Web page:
Under the Tuscan Spell
When we began our tour of the Roman Forum, the guide warned us against pickpockets. “Rome is like any city full of tourists,” she said. “There are people who try to steal from you. Here we have many gypsy pickpockets. They are usually young girls, some with babies, some begging. Be careful. Keep your purses and wallets secure. Don’t be led astray by people dropping things or pushing against you.”
Having been an adventure traveler for over 40 years, I have witnessed many pickpockets at work, though I have never fallen victim myself. One of our writers lost a camera in a train station in Madrid. Two friends lost their money in a Paris subway. I am always alert in a crowd, especially when wealthy unsuspecting tourists are around.
Pickpockets are highly skilled magicians who rely on stealth, distraction, and quick fingers. Most are so good the victim doesn’t realize what happened until it is too late. Pickpockets don’t carry weapons, seldom get caught, and, if arrested, serve little jail time. Most pickpockets work in teams to identify the “mark,” cause a distraction or create a “sandwich,” grab the valuables with the least amount of physical contact possible, and slip away quickly.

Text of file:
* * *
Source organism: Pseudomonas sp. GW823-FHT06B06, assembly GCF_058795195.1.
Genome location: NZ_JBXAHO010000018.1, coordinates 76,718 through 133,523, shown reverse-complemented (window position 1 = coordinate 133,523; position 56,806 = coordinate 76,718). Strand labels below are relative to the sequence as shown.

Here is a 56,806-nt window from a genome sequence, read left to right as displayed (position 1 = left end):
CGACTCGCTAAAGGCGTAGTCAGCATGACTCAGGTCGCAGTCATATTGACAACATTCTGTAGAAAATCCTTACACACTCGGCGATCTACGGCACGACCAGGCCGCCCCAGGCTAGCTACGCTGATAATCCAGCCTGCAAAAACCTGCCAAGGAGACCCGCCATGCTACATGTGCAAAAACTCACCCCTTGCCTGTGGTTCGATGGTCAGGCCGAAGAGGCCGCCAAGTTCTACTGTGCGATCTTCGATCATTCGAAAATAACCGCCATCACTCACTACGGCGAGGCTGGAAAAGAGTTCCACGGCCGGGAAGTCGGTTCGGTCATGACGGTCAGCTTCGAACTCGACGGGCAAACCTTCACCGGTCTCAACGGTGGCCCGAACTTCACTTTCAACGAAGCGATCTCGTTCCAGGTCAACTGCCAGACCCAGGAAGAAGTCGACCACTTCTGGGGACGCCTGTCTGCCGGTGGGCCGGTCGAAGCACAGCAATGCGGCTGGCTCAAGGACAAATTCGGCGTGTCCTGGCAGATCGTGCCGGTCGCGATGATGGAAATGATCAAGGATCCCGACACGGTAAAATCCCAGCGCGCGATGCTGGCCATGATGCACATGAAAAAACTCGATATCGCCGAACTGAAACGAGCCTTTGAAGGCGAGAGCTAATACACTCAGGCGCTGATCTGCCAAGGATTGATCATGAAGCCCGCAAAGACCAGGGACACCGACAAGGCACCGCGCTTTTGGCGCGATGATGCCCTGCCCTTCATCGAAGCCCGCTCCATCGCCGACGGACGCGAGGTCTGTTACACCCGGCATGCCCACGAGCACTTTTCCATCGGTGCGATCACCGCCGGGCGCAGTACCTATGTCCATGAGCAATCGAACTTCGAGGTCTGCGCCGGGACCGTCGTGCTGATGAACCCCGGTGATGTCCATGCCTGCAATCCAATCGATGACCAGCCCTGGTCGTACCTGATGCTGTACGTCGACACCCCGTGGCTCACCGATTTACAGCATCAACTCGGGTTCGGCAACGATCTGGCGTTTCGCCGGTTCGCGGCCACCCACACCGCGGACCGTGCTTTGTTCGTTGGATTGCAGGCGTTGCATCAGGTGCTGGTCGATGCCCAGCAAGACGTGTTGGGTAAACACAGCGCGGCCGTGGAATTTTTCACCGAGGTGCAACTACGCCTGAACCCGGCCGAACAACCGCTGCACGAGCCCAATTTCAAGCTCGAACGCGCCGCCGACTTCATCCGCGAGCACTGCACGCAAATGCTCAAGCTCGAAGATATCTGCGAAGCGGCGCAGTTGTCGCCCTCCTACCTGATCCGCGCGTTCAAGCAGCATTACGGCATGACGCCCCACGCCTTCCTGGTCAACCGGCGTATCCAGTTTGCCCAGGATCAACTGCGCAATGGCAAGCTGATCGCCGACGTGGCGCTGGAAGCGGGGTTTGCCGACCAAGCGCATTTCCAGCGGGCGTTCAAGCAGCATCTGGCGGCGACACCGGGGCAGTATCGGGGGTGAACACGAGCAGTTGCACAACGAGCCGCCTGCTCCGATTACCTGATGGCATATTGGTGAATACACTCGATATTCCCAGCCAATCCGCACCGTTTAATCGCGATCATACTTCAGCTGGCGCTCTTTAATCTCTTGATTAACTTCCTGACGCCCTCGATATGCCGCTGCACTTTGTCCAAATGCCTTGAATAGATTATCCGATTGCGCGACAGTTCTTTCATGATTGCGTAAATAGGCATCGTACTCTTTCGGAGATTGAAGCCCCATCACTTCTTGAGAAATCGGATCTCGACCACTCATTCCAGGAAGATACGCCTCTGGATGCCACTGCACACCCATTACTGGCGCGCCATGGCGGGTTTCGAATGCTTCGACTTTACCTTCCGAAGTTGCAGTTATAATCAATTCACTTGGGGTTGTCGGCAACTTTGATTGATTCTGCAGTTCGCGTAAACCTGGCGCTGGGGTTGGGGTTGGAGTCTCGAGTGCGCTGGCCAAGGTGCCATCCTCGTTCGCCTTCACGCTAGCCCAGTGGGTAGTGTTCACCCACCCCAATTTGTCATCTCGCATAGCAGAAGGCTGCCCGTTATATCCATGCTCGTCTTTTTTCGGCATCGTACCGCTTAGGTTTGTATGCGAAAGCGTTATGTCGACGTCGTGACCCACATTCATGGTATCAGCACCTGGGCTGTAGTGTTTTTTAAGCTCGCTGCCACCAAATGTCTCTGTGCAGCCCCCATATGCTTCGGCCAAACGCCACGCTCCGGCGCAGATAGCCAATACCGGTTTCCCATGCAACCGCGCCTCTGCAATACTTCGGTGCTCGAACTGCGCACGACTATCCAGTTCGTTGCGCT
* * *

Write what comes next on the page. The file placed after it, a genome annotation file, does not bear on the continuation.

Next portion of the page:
As we moved up the walkway into the Forum, I noticed a group of five young girls in jeans, one holding a baby, sitting on a bench, eyeing the crowd of tourists moving by. I stopped Linda and we photographed the thieves in action.